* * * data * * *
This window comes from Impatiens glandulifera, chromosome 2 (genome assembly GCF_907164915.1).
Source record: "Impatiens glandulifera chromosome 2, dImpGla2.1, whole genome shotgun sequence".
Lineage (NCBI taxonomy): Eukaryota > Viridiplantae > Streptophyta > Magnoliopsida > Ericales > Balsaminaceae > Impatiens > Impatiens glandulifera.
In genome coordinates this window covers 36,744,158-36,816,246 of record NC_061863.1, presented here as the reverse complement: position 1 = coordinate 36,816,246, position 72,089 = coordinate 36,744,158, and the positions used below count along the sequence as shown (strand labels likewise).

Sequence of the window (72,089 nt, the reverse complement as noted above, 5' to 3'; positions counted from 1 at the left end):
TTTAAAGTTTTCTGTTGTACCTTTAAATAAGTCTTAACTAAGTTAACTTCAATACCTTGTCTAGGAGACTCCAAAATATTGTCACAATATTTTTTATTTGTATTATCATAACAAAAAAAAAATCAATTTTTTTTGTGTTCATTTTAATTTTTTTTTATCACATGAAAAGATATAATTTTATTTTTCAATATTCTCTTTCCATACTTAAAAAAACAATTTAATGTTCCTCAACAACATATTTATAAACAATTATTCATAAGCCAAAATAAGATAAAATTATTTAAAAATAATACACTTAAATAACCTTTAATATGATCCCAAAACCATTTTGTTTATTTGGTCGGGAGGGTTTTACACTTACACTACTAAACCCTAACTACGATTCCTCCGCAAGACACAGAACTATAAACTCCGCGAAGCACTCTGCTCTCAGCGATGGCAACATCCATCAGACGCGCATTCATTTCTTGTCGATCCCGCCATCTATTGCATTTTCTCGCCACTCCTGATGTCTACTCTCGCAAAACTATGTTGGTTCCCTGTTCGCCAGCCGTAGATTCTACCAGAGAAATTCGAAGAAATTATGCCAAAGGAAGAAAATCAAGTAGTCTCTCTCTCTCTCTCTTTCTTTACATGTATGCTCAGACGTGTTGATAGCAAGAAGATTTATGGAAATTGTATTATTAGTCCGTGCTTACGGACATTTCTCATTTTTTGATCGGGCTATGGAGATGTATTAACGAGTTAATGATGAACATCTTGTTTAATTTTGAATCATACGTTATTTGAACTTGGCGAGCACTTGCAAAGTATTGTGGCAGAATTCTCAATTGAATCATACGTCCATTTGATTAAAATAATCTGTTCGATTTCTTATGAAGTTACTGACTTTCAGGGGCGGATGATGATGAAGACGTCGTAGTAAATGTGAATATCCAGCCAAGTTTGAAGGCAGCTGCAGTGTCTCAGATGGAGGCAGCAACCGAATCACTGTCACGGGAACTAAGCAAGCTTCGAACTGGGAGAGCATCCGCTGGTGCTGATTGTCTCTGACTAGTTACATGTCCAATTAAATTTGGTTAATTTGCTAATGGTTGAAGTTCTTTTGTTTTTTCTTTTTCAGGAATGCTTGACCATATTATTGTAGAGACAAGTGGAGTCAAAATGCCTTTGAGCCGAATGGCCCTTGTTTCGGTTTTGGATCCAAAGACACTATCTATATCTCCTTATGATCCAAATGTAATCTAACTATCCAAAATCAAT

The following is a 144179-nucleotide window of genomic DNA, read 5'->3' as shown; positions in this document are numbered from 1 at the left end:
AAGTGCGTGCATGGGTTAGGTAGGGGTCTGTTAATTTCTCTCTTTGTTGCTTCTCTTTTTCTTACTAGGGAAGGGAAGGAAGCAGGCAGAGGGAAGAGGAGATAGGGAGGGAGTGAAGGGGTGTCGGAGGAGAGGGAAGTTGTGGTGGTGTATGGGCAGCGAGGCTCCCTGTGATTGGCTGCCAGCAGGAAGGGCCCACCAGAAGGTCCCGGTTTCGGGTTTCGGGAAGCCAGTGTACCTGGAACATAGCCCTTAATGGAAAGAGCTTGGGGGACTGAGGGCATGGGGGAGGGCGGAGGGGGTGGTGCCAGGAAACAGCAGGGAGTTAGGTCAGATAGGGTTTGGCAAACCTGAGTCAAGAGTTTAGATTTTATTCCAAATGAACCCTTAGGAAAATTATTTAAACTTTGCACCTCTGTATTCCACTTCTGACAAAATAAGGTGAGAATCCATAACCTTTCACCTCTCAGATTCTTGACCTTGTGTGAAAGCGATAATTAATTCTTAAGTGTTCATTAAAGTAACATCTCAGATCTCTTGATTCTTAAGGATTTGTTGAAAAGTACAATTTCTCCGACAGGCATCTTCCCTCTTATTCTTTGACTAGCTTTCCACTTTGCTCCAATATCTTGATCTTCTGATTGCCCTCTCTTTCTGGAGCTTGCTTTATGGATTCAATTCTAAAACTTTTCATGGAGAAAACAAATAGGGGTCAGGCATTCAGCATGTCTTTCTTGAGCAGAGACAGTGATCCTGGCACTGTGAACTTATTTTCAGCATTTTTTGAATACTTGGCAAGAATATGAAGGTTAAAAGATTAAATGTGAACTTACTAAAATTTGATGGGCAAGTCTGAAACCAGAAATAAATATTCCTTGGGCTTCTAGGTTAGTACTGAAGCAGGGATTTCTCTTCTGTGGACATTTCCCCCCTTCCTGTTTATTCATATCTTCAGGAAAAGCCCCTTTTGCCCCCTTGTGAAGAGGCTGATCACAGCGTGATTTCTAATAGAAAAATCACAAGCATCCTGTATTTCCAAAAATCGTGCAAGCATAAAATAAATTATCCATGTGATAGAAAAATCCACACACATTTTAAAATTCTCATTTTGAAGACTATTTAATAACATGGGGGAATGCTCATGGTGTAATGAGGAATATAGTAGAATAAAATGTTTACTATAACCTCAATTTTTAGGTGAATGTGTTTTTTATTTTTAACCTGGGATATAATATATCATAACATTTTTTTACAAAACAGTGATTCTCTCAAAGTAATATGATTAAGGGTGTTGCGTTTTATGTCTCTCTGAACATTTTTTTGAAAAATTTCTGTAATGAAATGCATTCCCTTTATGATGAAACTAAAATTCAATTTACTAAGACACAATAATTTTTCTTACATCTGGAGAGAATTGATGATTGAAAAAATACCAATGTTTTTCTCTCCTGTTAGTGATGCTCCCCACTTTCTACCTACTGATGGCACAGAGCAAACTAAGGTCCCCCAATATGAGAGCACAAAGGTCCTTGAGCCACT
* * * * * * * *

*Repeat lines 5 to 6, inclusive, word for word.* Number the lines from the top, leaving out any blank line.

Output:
Sequence of the window (72,089 nt, the reverse complement as noted above, 5' to 3'; positions counted from 1 at the left end):
TTTAAAGTTTTCTGTTGTACCTTTAAATAAGTCTTAACTAAGTTAACTTCAATACCTTGTCTAGGAGACTCCAAAATATTGTCACAATATTTTTTATTTGTATTATCATAACAAAAAAAAAATCAATTTTTTTTGTGTTCATTTTAATTTTTTTTTATCACATGAAAAGATATAATTTTATTTTTCAATATTCTCTTTCCATACTTAAAAAAACAATTTAATGTTCCTCAACAACATATTTATAAACAATTATTCATAAGCCAAAATAAGATAAAATTATTTAAAAATAATACACTTAAATAACCTTTAATATGATCCCAAAACCATTTTGTTTATTTGGTCGGGAGGGTTTTACACTTACACTACTAAACCCTAACTACGATTCCTCCGCAAGACACAGAACTATAAACTCCGCGAAGCACTCTGCTCTCAGCGATGGCAACATCCATCAGACGCGCATTCATTTCTTGTCGATCCCGCCATCTATTGCATTTTCTCGCCACTCCTGATGTCTACTCTCGCAAAACTATGTTGGTTCCCTGTTCGCCAGCCGTAGATTCTACCAGAGAAATTCGAAGAAATTATGCCAAAGGAAGAAAATCAAGTAGTCTCTCTCTCTCTCTCTTTCTTTACATGTATGCTCAGACGTGTTGATAGCAAGAAGATTTATGGAAATTGTATTATTAGTCCGTGCTTACGGACATTTCTCATTTTTTGATCGGGCTATGGAGATGTATTAACGAGTTAATGATGAACATCTTGTTTAATTTTGAATCATACGTTATTTGAACTTGGCGAGCACTTGCAAAGTATTGTGGCAGAATTCTCAATTGAATCATACGTCCATTTGATTAAAATAATCTGTTCGATTTCTTATGAAGTTACTGACTTTCAGGGGCGGATGATGATGAAGACGTCGTAGTAAATGTGAATATCCAGCCAAGTTTGAAGGCAGCTGCAGTGTCTCAGATGGAGGCAGCAACCGAATCACTGTCACGGGAACTAAGCAAGCTTCGAACTGGGAGAGCATCCGCTGGTGCTGATTGTCTCTGACTAGTTACATGTCCAATTAAATTTGGTTAATTTGCTAATGGTTGAAGTTCTTTTGTTTTTTCTTTTTCAGGAATGCTTGACCATATTATTGTAGAGACAAGTGGAGTCAAAATGCCTTTGAGCCGAATGGCCCTTGTTTCGGTTTTGGATCCAAAGACACTATCTATATCTCCTTATGATCCAAATGTAATCTAACTATCCAAAATCAAT